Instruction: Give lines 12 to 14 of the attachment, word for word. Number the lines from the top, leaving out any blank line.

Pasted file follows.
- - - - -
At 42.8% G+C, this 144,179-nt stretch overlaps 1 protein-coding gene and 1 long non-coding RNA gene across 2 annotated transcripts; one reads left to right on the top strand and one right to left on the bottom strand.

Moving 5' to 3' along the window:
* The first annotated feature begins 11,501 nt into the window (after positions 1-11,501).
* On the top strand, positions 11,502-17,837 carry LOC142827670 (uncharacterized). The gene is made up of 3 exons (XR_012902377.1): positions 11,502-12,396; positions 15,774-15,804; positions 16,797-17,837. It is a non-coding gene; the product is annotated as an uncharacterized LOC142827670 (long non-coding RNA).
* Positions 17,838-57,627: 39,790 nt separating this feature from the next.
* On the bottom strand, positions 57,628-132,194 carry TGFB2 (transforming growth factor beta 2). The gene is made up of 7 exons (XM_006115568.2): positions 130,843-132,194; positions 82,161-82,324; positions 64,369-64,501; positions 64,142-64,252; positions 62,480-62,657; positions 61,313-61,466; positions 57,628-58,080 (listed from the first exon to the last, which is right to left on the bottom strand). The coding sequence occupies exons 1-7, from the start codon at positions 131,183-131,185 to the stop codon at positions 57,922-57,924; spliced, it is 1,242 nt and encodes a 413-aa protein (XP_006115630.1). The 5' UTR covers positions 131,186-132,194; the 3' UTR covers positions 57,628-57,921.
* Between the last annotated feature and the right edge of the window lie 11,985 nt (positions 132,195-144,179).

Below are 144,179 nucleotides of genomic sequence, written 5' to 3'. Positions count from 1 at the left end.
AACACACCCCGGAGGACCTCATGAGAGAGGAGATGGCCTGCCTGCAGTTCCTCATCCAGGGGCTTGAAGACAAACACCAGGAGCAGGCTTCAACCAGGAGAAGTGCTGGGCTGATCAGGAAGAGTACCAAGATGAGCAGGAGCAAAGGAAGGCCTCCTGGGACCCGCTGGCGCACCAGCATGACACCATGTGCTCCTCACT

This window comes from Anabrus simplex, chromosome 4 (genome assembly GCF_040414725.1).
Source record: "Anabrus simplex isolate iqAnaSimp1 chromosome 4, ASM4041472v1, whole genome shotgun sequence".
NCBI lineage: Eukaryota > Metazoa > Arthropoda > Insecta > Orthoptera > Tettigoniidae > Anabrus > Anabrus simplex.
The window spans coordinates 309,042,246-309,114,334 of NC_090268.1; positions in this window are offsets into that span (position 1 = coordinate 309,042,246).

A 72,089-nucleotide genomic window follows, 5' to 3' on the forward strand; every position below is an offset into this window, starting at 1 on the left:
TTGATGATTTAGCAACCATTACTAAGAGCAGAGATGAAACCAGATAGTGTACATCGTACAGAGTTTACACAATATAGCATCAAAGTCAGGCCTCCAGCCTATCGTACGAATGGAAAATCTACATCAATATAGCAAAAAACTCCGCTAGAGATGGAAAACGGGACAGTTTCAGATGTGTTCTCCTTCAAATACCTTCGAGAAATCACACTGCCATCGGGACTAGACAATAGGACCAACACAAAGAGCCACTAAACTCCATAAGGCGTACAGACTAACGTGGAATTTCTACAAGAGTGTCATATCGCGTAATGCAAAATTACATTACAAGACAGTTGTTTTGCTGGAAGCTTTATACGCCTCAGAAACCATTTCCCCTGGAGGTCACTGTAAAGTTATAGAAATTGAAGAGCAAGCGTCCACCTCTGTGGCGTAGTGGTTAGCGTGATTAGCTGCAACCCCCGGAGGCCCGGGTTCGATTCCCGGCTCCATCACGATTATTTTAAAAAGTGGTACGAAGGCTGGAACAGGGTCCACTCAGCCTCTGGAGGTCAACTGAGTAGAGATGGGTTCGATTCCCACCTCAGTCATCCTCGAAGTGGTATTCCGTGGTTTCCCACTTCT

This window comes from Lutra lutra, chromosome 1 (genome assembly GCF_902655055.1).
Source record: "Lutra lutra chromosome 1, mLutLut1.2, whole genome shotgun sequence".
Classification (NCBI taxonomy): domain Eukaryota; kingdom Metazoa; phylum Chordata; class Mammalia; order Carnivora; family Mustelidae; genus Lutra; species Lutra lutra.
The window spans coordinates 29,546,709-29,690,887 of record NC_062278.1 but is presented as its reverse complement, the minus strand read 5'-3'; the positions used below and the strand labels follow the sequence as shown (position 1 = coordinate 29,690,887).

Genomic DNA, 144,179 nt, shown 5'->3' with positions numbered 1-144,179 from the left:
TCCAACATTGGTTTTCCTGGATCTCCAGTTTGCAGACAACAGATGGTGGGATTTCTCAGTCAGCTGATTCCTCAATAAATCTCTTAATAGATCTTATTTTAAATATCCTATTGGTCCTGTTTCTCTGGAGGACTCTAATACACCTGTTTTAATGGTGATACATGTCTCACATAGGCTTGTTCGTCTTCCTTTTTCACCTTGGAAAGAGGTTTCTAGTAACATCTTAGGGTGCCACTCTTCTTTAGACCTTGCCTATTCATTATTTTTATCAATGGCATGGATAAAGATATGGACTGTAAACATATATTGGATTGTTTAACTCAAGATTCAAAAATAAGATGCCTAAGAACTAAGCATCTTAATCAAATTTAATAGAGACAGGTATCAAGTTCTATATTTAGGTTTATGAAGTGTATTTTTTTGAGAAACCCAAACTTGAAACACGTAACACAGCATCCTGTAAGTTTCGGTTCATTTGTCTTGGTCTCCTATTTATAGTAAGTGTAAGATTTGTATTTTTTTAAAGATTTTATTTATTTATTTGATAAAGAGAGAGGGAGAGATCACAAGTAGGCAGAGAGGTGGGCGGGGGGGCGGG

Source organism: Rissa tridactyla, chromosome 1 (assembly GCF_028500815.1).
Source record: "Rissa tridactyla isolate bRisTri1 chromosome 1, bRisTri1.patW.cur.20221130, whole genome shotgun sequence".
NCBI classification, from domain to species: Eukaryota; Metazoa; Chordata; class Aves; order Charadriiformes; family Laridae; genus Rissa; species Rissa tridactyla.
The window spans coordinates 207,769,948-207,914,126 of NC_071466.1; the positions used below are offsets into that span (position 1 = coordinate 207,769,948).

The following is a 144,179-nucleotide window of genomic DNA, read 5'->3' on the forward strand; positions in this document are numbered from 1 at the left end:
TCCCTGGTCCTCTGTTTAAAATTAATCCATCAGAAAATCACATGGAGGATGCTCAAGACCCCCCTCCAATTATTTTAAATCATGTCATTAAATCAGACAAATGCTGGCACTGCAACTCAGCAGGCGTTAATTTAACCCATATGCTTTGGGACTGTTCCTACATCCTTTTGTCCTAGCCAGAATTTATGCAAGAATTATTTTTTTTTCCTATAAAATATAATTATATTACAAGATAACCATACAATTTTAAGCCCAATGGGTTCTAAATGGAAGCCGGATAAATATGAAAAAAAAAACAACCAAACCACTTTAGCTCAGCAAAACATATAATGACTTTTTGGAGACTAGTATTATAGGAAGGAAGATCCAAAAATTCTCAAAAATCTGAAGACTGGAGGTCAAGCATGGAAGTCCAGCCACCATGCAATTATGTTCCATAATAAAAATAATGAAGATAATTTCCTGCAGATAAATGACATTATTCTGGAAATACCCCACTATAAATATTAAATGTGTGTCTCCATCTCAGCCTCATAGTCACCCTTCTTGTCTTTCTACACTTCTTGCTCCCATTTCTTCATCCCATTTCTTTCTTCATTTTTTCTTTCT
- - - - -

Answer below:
NCBI lineage: Eukaryota > Metazoa > Arthropoda > Insecta > Orthoptera > Tettigoniidae > Anabrus > Anabrus simplex.
The window spans coordinates 309,042,246-309,114,334 of NC_090268.1; positions in this window are offsets into that span (position 1 = coordinate 309,042,246).

A 72,089-nucleotide genomic window follows, 5' to 3' on the forward strand; every position below is an offset into this window, starting at 1 on the left: